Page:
yew, name for evergreen trees or shrubs of the genus Taxus, somewhat similar to hemlock but bearing red berrylike fruits instead of true cones. Of somber appearance, with dark green leaves, the yew since antiquity has been associated with death and funeral rites. The English yew ( T. baccata ) was used for the longbows of English archers. The wood of several yews is still employed in making bows and for cabinetwork. In North America the most common species is a low, spreading shrub ( T. canadensis ), called also ground hemlock, which is native to Canada and to the NW United States. The most commonly cultivated yews in the E United States are varieties of the Japanese yew, T. cuspidata. Yews are often trimmed into hedges. Several related evergreen species are also cultivated for ornament, e.g., the plum-yews, of the Asian genus Cephalotaxus. Most parts of the yew plant are poisonous. There is little or no record of medicinal use by Native Americans. However, an important anticancer drug, taxol (effective against ovarian and possibly other cancers), occurs in the Pacific yew ( T. brevifolia ), the English yew, and others. Taxol prevents breakdown of cell microtubules, consequently preventing cell division. Yew is classified in the division Pinophyta, class Pinopsida, order Coniferales, family Taxaceae.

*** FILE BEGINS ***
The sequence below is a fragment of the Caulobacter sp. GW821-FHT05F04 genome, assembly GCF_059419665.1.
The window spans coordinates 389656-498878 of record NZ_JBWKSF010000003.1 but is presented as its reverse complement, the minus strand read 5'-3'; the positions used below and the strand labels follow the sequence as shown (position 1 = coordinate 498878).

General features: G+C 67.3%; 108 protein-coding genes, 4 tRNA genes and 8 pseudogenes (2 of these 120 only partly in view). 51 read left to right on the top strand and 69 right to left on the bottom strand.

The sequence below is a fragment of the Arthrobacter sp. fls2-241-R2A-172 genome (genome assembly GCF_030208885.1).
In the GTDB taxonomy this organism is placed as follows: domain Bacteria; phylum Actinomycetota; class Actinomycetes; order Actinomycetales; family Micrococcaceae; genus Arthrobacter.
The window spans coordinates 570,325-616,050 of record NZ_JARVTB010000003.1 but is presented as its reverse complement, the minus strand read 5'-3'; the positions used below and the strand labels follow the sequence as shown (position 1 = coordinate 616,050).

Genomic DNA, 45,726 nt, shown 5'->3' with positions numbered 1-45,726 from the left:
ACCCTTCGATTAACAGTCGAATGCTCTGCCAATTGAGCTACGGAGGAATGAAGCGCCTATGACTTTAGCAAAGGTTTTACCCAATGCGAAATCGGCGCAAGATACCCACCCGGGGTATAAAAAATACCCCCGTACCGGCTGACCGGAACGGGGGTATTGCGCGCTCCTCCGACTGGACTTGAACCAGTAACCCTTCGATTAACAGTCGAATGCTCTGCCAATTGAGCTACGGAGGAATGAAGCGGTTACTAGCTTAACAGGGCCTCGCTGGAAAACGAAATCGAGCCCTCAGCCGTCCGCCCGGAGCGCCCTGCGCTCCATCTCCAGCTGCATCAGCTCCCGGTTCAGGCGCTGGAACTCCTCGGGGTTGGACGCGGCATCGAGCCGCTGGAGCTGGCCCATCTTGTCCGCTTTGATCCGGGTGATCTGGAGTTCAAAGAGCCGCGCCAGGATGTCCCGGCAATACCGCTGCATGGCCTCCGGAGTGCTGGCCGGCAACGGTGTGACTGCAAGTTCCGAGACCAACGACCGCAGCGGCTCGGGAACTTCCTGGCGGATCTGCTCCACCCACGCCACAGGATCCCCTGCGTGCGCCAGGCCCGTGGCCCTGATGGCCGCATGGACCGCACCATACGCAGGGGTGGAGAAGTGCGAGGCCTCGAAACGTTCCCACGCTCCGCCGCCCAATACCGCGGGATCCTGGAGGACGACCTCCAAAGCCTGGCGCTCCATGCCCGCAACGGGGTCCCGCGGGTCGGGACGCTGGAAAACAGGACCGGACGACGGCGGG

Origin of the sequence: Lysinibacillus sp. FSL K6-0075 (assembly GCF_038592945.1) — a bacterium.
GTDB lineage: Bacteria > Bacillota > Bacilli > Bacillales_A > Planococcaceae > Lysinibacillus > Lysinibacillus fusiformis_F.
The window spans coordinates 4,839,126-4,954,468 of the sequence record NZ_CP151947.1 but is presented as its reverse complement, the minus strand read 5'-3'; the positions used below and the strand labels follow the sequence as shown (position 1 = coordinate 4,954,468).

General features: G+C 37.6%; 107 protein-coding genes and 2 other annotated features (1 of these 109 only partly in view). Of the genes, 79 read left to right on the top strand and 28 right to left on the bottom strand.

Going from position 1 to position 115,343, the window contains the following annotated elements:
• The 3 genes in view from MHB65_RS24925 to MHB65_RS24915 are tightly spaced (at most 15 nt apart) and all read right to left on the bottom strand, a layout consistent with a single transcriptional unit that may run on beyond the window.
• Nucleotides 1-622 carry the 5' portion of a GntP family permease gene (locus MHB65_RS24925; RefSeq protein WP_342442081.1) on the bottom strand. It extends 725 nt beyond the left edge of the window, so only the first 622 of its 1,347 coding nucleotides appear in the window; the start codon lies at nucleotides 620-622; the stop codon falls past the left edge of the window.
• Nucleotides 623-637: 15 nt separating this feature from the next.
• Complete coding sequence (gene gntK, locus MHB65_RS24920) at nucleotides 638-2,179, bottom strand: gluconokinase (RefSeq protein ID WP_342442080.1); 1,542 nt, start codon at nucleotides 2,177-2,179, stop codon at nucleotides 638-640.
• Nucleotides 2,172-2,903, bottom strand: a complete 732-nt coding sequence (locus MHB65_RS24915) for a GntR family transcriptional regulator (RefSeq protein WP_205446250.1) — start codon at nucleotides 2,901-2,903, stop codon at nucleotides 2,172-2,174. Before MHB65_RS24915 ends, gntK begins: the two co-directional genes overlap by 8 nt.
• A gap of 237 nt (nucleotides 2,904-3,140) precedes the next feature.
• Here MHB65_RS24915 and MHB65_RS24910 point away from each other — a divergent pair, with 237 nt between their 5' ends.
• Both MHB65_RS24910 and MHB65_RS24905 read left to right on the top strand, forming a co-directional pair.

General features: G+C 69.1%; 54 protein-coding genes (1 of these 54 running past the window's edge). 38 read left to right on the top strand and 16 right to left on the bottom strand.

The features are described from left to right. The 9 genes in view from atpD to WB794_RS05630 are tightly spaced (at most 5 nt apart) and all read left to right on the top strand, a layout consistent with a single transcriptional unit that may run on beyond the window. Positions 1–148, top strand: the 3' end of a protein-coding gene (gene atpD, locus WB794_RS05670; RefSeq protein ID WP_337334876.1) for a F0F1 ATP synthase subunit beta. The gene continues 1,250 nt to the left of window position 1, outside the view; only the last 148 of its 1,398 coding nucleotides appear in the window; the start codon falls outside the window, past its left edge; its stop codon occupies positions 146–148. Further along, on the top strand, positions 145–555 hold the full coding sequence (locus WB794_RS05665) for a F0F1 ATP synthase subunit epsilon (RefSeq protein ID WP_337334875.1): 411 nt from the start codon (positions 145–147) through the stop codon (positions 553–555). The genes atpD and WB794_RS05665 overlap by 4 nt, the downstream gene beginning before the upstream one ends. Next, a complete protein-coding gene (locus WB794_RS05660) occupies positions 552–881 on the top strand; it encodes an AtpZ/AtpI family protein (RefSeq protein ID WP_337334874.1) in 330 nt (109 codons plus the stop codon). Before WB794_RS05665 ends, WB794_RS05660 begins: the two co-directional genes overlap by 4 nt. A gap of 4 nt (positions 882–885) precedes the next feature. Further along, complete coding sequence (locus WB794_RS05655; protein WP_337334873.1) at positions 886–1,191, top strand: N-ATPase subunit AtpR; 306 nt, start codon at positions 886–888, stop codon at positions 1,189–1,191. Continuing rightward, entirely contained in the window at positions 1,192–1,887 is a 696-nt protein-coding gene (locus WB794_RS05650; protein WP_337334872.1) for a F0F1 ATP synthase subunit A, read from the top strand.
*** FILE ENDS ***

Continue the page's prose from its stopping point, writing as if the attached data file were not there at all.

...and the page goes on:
The Columbia Electronic Encyclopedia, 6th ed. Copyright © 2012, Columbia University Press. All rights reserved.
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